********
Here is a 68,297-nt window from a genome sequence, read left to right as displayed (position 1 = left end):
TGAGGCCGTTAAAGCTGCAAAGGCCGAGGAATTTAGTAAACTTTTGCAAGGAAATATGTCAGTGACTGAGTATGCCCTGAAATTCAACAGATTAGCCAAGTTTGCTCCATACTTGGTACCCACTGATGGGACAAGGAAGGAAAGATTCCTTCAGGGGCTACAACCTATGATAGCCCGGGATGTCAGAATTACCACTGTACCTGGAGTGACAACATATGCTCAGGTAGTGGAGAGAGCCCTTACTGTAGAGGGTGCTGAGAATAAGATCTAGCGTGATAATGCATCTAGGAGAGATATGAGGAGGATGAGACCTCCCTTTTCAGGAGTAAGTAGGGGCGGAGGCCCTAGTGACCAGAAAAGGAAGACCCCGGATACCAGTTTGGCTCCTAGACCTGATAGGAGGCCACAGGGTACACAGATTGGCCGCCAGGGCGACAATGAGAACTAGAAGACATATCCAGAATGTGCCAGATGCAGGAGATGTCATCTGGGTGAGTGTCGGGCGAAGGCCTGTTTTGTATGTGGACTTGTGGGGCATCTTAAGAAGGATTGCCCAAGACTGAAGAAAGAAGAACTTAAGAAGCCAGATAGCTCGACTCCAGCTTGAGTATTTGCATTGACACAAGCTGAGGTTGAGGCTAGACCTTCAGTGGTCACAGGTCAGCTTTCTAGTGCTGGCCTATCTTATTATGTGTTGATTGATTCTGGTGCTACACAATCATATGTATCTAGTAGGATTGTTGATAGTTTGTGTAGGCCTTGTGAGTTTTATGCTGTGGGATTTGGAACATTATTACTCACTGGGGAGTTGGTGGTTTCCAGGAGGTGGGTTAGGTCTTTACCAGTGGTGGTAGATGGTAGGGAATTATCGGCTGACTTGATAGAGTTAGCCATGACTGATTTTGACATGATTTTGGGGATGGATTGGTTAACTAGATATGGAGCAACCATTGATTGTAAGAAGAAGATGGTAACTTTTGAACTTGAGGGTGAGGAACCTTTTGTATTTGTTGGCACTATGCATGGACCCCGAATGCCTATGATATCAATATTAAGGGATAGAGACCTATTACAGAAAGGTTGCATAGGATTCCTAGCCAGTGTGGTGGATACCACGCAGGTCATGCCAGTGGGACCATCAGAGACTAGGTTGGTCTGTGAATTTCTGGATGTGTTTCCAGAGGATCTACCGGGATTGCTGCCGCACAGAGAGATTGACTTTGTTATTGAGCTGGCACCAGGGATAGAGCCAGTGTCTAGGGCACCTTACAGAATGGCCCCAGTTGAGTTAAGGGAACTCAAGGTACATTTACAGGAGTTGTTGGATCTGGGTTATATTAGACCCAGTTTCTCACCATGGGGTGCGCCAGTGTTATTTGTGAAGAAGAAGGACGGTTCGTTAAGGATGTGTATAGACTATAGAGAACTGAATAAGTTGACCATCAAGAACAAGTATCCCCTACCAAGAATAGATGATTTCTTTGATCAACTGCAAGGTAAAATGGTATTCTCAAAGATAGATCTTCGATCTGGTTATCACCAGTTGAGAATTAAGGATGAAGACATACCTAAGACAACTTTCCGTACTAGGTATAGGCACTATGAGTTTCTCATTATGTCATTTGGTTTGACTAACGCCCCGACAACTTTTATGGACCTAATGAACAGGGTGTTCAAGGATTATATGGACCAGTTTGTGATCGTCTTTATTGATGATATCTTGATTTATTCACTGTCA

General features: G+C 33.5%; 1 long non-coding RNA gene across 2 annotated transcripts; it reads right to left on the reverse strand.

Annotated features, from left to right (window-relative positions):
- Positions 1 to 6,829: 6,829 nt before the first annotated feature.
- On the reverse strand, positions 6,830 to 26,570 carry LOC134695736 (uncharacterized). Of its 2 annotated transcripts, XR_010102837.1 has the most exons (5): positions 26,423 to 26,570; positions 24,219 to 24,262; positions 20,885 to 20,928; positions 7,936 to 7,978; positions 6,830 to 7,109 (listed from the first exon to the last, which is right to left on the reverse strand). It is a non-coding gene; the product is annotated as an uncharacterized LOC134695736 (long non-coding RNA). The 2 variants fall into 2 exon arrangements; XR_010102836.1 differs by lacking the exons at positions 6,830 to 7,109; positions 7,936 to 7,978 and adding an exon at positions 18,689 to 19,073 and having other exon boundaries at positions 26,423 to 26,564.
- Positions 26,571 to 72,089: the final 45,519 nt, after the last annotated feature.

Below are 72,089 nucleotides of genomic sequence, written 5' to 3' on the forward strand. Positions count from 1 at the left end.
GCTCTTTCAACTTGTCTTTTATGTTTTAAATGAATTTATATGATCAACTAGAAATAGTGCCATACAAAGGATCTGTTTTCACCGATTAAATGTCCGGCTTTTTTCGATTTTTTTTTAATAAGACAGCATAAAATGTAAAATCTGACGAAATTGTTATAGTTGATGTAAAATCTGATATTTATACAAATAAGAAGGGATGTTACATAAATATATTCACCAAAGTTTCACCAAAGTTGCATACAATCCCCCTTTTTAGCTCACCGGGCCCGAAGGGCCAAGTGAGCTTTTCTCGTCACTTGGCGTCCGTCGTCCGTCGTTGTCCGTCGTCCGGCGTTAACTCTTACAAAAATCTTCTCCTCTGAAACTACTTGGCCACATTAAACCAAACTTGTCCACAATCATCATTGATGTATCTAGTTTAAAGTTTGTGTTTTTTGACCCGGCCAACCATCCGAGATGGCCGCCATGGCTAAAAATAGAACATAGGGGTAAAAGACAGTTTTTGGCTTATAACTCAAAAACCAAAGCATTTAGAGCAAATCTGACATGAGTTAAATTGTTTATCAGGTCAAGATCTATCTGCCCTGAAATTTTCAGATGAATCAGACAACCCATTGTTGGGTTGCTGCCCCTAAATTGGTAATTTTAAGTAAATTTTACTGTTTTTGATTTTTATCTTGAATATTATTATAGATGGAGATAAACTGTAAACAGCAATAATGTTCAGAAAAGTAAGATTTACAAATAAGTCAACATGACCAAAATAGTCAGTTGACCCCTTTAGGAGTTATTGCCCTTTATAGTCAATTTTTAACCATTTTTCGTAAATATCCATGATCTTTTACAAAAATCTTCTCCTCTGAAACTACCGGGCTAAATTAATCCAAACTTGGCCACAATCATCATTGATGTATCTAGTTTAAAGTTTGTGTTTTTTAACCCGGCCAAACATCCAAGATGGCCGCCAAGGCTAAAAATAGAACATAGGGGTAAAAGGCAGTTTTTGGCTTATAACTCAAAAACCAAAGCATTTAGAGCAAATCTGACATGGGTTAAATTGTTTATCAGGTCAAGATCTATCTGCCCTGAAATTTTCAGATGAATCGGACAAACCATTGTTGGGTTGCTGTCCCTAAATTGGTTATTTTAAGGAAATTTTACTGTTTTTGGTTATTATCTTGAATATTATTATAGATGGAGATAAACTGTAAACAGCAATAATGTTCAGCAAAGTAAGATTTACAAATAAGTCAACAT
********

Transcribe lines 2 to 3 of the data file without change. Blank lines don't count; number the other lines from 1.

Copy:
TGAGGCCGTTAAAGCTGCAAAGGCCGAGGAATTTAGTAAACTTTTGCAAGGAAATATGTCAGTGACTGAGTATGCCCTGAAATTCAACAGATTAGCCAAGTTTGCTCCATACTTGGTACCCACTGATGGGACAAGGAAGGAAAGATTCCTTCAGGGGCTACAACCTATGATAGCCCGGGATGTCAGAATTACCACTGTACCTGGAGTGACAACATATGCTCAGGTAGTGGAGAGAGCCCTTACTGTAGAGGGTGCTGAGAATAAGATCTAGCGTGATAATGCATCTAGGAGAGATATGAGGAGGATGAGACCTCCCTTTTCAGGAGTAAGTAGGGGCGGAGGCCCTAGTGACCAGAAAAGGAAGACCCCGGATACCAGTTTGGCTCCTAGACCTGATAGGAGGCCACAGGGTACACAGATTGGCCGCCAGGGCGACAATGAGAACTAGAAGACATATCCAGAATGTGCCAGATGCAGGAGATGTCATCTGGGTGAGTGTCGGGCGAAGGCCTGTTTTGTATGTGGACTTGTGGGGCATCTTAAGAAGGATTGCCCAAGACTGAAGAAAGAAGAACTTAAGAAGCCAGATAGCTCGACTCCAGCTTGAGTATTTGCATTGACACAAGCTGAGGTTGAGGCTAGACCTTCAGTGGTCACAGGTCAGCTTTCTAGTGCTGGCCTATCTTATTATGTGTTGATTGATTCTGGTGCTACACAATCATATGTATCTAGTAGGATTGTTGATAGTTTGTGTAGGCCTTGTGAGTTTTATGCTGTGGGATTTGGAACATTATTACTCACTGGGGAGTTGGTGGTTTCCAGGAGGTGGGTTAGGTCTTTACCAGTGGTGGTAGATGGTAGGGAATTATCGGCTGACTTGATAGAGTTAGCCATGACTGATTTTGACATGATTTTGGGGATGGATTGGTTAACTAGATATGGAGCAACCATTGATTGTAAGAAGAAGATGGTAACTTTTGAACTTGAGGGTGAGGAACCTTTTGTATTTGTTGGCACTATGCATGGACCCCGAATGCCTATGATATCAATATTAAGGGATAGAGACCTATTACAGAAAGGTTGCATAGGATTCCTAGCCAGTGTGGTGGATACCACGCAGGTCATGCCAGTGGGACCATCAGAGACTAGGTTGGTCTGTGAATTTCTGGATGTGTTTCCAGAGGATCTACCGGGATTGCTGCCGCACAGAGAGATTGACTTTGTTATTGAGCTGGCACCAGGGATAGAGCCAGTGTCTAGGGCACCTTACAGAATGGCCCCAGTTGAGTTAAGGGAACTCAAGGTACATTTACAGGAGTTGTTGGATCTGGGTTATATTAGACCCAGTTTCTCACCATGGGGTGCGCCAGTGTTATTTGTGAAGAAGAAGGACGGTTCGTTAAGGATGTGTATAGACTATAGAGAACTGAATAAGTTGACCATCAAGAACAAGTATCCCCTACCAAGAATAGATGATTTCTTTGATCAACTGCAAGGTAAAATGGTATTCTCAAAGATAGATCTTCGATCTGGTTATCACCAGTTGAGAATTAAGGATGAAGACATACCTAAGACAACTTTCCGTACTAGGTATAGGCACTATGAGTTTCTCATTATGTCATTTGGTTTGACTAACGCCCCGACAACTTTTATGGACCTAATGAACAGGGTGTTCAAGGATTATATGGACCAGTTTGTGATCGTCTTTATTGATGATATCTTGATTTATTCACTGTCA

General features: G+C 33.5%; 1 long non-coding RNA gene across 2 annotated transcripts; it reads right to left on the reverse strand.